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Here’s the Deal

In his first primetime address, the president presented himself as a national father to a skeptical nation.
Joe Biden

Three hundred and sixty-four days after the World Health Organization declared a global pandemic and President Donald Trump explained, from the Oval Office, “our nation’s unprecedented response to the Coronavirus outbreak that started in China,” his successor Joe Biden said that “scientists have made clear that things may get worse again.” 

For the first time as president, Biden reprised the role he has played so often, but never so prominently: a tribune from the white, middle class, reporting candidly the consensus of the Democratic Party and American elite, which he now personifies. He didn’t use the phrase he so often employed as vice president, as senator, and on the campaign trail (such that it was) that made him president, but he may as well have titled his speech: “Here’s the deal.”

To start, President Biden, whose inaugural emphasized “unity,” made clear the realities: He disapproved of his (nameless) predecessor whose administration was “hit with a virus that was met with silence and spread unchecked, denials for days, weeks, then months” and he was more than happy to sign “into law the American Rescue Plan, an historic piece of legislation that delivers immediate relief to millions of people. It includes $1,400 in direct rescue checks, payments,” with nary a Republican vote, with a quick-and-dirty near-$2 trillion dollar price tag. 

Second, though the virus was apparently “unchecked” for “months,” Biden touted continuity with that approach’s architect: “Listen to Dr. Fauci.” Without missing a beat, a man only 50-odd days in office reported: “This country will be vaccinated soon.” As President Trump lurks in the shadows of Florida palm trees, President Biden left no doubt the enmity between the two men is marrow deep—especially as Trump wields continued political muscle and is holding out hope for a comeback to the faithful.   

Added in: the president also addressed implicit critiques of the course the United States has taken these last 12 months. 

“Photos and videos taken in 2019 feel like they were taken in another era,” the president said, and “vicious hate crimes against Asian Americans who have been attacked, harassed, blamed, and scapegoated” are unacceptable. He did not address critiques that the establishment overreached in its in COVID-19 response, with devastating side effects, or make the case to the public for his administration’s daily emphasis on “equity,” also a fad in corporate America, and “equity, of course, is a word that meant ‘the quality of being fair and impartial’ that has been twisted to mean something closer to its opposite,” the writer Wesley Yang argues.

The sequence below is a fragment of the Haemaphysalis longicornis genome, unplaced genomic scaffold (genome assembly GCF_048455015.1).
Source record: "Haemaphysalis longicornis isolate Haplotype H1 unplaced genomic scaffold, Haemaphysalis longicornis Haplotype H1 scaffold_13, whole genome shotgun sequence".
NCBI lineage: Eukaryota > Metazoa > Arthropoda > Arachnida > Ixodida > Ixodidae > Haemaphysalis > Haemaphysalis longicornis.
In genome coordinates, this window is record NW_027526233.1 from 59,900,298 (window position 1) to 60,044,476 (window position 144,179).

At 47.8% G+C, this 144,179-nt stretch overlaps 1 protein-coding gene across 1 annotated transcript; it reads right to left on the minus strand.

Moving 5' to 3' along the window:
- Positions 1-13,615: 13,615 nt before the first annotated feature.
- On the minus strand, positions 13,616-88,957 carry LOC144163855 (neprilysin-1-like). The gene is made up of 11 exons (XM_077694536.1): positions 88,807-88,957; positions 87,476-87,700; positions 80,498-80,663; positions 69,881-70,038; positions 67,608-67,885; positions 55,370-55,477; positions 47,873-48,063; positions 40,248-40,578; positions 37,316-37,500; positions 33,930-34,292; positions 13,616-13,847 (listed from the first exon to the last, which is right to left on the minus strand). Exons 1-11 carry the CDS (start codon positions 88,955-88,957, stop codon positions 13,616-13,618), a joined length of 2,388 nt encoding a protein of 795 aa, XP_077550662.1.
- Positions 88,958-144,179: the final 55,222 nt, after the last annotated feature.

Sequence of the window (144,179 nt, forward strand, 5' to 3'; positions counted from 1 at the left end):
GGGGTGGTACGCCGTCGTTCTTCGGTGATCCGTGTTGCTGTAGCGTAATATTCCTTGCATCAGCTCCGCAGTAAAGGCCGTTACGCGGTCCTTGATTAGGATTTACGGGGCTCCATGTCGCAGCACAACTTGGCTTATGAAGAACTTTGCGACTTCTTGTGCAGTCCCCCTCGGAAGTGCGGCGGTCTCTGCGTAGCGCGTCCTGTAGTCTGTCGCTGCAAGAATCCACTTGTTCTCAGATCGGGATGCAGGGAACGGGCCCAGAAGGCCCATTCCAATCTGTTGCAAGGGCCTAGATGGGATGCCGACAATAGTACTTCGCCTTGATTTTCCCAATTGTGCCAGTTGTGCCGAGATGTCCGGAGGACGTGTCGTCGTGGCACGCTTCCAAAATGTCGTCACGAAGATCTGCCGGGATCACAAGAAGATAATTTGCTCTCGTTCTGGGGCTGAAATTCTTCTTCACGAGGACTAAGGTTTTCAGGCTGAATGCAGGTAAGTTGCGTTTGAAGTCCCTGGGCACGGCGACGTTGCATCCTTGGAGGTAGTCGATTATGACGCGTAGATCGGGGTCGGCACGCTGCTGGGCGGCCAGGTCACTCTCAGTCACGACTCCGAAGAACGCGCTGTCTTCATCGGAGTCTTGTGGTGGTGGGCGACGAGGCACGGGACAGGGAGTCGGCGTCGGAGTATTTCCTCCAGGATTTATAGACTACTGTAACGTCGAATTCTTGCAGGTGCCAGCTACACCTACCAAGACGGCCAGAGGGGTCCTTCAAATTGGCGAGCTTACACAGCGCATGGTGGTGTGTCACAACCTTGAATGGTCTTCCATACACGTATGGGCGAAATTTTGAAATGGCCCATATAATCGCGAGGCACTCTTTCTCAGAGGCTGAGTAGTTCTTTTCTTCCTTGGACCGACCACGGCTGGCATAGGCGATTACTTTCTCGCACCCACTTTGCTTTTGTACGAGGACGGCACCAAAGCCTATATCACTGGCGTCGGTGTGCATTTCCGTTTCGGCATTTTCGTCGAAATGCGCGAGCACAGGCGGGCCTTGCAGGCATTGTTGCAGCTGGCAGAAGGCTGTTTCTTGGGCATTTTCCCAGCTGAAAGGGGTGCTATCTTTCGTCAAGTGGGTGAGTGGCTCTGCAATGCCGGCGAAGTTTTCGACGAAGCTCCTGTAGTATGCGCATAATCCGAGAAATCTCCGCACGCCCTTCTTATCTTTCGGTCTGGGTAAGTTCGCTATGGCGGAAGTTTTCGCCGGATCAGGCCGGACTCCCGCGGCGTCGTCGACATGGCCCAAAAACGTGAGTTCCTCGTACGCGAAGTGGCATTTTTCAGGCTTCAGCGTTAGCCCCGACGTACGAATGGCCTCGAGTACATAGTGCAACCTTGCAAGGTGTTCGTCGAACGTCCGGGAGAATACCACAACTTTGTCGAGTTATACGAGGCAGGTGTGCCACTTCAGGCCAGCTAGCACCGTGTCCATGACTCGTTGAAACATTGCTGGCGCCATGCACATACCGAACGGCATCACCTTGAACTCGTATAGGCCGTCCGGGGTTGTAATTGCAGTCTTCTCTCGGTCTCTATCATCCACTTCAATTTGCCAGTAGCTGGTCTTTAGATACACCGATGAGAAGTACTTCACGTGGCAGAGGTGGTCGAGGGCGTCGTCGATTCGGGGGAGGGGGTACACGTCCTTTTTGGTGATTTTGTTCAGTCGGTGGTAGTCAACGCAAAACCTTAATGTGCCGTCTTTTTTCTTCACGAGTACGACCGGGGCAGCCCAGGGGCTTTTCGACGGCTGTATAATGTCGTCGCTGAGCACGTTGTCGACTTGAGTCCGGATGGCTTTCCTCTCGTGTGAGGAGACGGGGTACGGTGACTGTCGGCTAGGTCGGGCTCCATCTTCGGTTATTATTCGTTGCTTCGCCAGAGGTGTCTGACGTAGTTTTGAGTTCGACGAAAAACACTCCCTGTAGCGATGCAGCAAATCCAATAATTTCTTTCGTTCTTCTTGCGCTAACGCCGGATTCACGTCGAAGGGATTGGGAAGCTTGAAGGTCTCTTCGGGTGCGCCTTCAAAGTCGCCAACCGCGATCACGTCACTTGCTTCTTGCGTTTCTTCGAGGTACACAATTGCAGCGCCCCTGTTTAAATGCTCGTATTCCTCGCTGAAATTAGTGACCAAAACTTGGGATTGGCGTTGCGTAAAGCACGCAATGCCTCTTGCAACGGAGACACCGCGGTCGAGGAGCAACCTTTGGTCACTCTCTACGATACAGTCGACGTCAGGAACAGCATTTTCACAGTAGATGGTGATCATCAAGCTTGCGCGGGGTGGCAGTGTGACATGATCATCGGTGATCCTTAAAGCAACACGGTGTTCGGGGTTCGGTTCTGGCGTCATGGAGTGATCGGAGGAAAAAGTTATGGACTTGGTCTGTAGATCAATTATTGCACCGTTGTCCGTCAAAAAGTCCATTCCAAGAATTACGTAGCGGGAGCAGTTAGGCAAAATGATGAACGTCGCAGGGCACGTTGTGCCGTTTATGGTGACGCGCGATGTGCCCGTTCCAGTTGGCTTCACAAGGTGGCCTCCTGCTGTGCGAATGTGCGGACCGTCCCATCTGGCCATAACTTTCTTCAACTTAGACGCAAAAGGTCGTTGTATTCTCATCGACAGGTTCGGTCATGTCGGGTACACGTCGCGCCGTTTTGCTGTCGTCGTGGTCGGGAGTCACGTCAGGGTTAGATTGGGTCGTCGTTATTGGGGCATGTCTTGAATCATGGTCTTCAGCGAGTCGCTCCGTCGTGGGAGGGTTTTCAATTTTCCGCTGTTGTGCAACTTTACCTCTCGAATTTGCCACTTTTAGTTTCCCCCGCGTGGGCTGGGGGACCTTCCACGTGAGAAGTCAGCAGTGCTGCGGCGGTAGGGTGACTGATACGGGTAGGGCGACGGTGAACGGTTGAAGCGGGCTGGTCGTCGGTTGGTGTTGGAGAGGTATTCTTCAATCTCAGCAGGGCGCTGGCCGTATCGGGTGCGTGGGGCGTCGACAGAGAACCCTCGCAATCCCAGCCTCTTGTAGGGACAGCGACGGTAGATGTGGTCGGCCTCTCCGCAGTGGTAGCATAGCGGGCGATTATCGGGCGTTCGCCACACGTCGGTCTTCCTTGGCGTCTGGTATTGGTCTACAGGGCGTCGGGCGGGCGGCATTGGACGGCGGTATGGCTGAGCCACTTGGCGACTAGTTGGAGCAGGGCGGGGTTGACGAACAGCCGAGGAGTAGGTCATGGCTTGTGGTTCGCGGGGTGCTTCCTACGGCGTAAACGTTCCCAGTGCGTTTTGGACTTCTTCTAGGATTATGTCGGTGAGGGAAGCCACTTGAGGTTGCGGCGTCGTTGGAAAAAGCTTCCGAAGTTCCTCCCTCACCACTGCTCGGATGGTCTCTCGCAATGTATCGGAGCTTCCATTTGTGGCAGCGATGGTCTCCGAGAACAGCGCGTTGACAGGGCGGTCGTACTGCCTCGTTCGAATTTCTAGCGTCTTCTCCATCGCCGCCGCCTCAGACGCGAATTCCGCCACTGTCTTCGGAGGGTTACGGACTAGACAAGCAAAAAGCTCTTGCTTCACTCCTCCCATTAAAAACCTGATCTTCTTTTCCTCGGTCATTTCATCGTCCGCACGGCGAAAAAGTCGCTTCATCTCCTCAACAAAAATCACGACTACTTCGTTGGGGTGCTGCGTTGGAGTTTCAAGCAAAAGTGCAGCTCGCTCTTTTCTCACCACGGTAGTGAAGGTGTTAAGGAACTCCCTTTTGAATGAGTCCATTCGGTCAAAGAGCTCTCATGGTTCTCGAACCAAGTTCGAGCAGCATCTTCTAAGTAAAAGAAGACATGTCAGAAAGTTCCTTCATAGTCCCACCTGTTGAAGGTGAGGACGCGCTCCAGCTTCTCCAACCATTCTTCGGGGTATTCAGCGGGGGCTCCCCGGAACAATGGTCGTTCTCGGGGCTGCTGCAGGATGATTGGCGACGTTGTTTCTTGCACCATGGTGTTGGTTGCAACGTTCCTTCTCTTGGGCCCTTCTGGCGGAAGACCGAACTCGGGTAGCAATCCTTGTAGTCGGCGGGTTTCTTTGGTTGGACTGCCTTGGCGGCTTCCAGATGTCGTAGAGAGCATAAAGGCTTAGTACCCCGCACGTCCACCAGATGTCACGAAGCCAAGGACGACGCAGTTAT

Moving along, Biden didn’t use their names, but made plain his desire to be the heir in spirit to the president of his birth, Franklin Delano Roosevelt, and the one at the time of his coming of age, Lyndon Baines Johnson, both giants of Democratic Party history. Both were swept into power amid tragedy and turbulence, and both eventually achieved that status of national father—Roosevelt triumphantly, Johnson far more unevenly. 

In laying out his plan, what Biden evoked, so far, would seem far more Johnsonian. 

From (unmentioned) strikes on Syria to a rescue program with Great Society panache—it “will cut child poverty in half, according to the experts” he reported—Biden confirmed a fair, basic approximation for his presidency. Not FDR, nor a Reagan for the left, as is bandied, but LBJ: a self-made stalwart of the system, a war president, a race president, a spending president, and though a centrist—a partisan president. He is a man bespokely gifted, a man who most unusually triumphed, but also a man, like Johnson, likely incapable of locking the right out of power for a generation. Biden even alluded to the kind of seeds of defeat that eventually befell Johnson, who eventually composed a tearful epilogue from the White House, passing on re-election. In announcing a positively throwback, whistlestop tour of the country, the president said he will speak “directly to you.” Biden pledged “to tell you the truth about how the American rescue plan meets the moment, and if it fails, I will acknowledge that it failed.”

He promised it won’t.

Biden said some sense of normalcy—the normalcy he once promised, before the pandemic, as the ultimate centrist triumphant in a Democratic Party lunging left—would resume by July 4. If Biden meets his own promise, of universal vaccine access for all adults by May Day, it will be a jubilant summer. 

But as the new president said Thursday that history will record we “overcame one of the toughest and darkest periods in this nation’s history,” before adding, “the darkest we’ve ever known,” hours before, his Department of Defense spokesman attacked a talk-show host, at the moment hardly a peer, but a fellow American with millions of followers, and a potential 2024 rival, and he did this straight from the Pentagon, the cerebrum of this country’s military. “We need to remember the government isn’t some foreign force in a distant capital. No, it’s us. All of us. We, the people.” 

As the city of Washington remains as militarized as any time since the Civil War, a response to what the government deems the preeminent challenge of domestic extremism, demonstrating unity may yet be the heaviest lift of all. Donald Trump didn’t come out of nowhere, and his presidency, even his lust for a comeback concedes, hardly solved the problems which gave occasion to his rise. 

This time came from that time.  



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